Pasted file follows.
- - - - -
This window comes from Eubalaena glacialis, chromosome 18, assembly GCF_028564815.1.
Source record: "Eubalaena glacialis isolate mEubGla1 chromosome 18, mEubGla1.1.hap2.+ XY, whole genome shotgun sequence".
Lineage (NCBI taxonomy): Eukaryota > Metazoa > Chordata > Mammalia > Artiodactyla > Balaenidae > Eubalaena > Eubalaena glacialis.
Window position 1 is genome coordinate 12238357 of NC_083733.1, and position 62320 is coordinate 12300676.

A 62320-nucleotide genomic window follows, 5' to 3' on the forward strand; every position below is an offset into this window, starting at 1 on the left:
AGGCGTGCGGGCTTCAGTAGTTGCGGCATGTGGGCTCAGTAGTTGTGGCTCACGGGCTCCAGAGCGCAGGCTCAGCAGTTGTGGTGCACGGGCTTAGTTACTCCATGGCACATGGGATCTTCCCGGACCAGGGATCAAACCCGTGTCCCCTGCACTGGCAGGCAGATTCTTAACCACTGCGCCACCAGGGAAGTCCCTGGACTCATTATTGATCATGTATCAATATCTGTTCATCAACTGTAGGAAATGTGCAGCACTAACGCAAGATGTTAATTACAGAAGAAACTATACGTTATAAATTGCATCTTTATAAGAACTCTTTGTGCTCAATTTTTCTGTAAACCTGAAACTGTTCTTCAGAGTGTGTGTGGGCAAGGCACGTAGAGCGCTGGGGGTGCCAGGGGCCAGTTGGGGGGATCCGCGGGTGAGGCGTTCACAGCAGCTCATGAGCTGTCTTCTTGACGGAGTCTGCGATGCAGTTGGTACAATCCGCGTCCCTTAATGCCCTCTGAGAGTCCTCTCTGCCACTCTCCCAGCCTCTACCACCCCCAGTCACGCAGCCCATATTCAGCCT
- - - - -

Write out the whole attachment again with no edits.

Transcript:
This window comes from Eubalaena glacialis, chromosome 18, assembly GCF_028564815.1.
Source record: "Eubalaena glacialis isolate mEubGla1 chromosome 18, mEubGla1.1.hap2.+ XY, whole genome shotgun sequence".
Lineage (NCBI taxonomy): Eukaryota > Metazoa > Chordata > Mammalia > Artiodactyla > Balaenidae > Eubalaena > Eubalaena glacialis.
Window position 1 is genome coordinate 12238357 of NC_083733.1, and position 62320 is coordinate 12300676.

A 62320-nucleotide genomic window follows, 5' to 3' on the forward strand; every position below is an offset into this window, starting at 1 on the left:
AGGCGTGCGGGCTTCAGTAGTTGCGGCATGTGGGCTCAGTAGTTGTGGCTCACGGGCTCCAGAGCGCAGGCTCAGCAGTTGTGGTGCACGGGCTTAGTTACTCCATGGCACATGGGATCTTCCCGGACCAGGGATCAAACCCGTGTCCCCTGCACTGGCAGGCAGATTCTTAACCACTGCGCCACCAGGGAAGTCCCTGGACTCATTATTGATCATGTATCAATATCTGTTCATCAACTGTAGGAAATGTGCAGCACTAACGCAAGATGTTAATTACAGAAGAAACTATACGTTATAAATTGCATCTTTATAAGAACTCTTTGTGCTCAATTTTTCTGTAAACCTGAAACTGTTCTTCAGAGTGTGTGTGGGCAAGGCACGTAGAGCGCTGGGGGTGCCAGGGGCCAGTTGGGGGGATCCGCGGGTGAGGCGTTCACAGCAGCTCATGAGCTGTCTTCTTGACGGAGTCTGCGATGCAGTTGGTACAATCCGCGTCCCTTAATGCCCTCTGAGAGTCCTCTCTGCCACTCTCCCAGCCTCTACCACCCCCAGTCACGCAGCCCATATTCAGCCT